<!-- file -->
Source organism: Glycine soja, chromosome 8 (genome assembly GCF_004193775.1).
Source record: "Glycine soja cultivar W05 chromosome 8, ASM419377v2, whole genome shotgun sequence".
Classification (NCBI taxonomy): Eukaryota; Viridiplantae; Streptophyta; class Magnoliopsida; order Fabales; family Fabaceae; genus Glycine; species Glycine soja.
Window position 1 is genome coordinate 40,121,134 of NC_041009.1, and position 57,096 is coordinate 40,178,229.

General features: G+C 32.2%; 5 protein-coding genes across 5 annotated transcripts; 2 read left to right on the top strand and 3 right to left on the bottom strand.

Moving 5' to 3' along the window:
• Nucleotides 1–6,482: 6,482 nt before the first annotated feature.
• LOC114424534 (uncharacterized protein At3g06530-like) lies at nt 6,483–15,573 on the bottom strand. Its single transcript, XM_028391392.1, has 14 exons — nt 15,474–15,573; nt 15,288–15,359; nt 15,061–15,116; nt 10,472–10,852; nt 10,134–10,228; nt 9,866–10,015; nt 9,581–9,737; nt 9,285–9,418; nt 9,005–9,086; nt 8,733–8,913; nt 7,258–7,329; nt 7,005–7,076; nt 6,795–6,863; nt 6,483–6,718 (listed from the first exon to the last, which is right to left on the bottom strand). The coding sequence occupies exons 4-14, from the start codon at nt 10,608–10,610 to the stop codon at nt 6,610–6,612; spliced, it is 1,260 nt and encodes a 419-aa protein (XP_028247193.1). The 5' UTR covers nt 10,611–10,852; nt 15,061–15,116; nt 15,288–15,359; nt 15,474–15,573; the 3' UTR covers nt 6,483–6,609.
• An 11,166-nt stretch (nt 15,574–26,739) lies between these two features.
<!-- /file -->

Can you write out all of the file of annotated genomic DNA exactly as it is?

Source organism: Glycine soja, chromosome 8 (genome assembly GCF_004193775.1).
Source record: "Glycine soja cultivar W05 chromosome 8, ASM419377v2, whole genome shotgun sequence".
Classification (NCBI taxonomy): Eukaryota; Viridiplantae; Streptophyta; class Magnoliopsida; order Fabales; family Fabaceae; genus Glycine; species Glycine soja.
Window position 1 is genome coordinate 40,121,134 of NC_041009.1, and position 57,096 is coordinate 40,178,229.

General features: G+C 32.2%; 5 protein-coding genes across 5 annotated transcripts; 2 read left to right on the top strand and 3 right to left on the bottom strand.

Moving 5' to 3' along the window:
• Nucleotides 1–6,482: 6,482 nt before the first annotated feature.
• LOC114424534 (uncharacterized protein At3g06530-like) lies at nt 6,483–15,573 on the bottom strand. Its single transcript, XM_028391392.1, has 14 exons — nt 15,474–15,573; nt 15,288–15,359; nt 15,061–15,116; nt 10,472–10,852; nt 10,134–10,228; nt 9,866–10,015; nt 9,581–9,737; nt 9,285–9,418; nt 9,005–9,086; nt 8,733–8,913; nt 7,258–7,329; nt 7,005–7,076; nt 6,795–6,863; nt 6,483–6,718 (listed from the first exon to the last, which is right to left on the bottom strand). The coding sequence occupies exons 4-14, from the start codon at nt 10,608–10,610 to the stop codon at nt 6,610–6,612; spliced, it is 1,260 nt and encodes a 419-aa protein (XP_028247193.1). The 5' UTR covers nt 10,611–10,852; nt 15,061–15,116; nt 15,288–15,359; nt 15,474–15,573; the 3' UTR covers nt 6,483–6,609.
• An 11,166-nt stretch (nt 15,574–26,739) lies between these two features.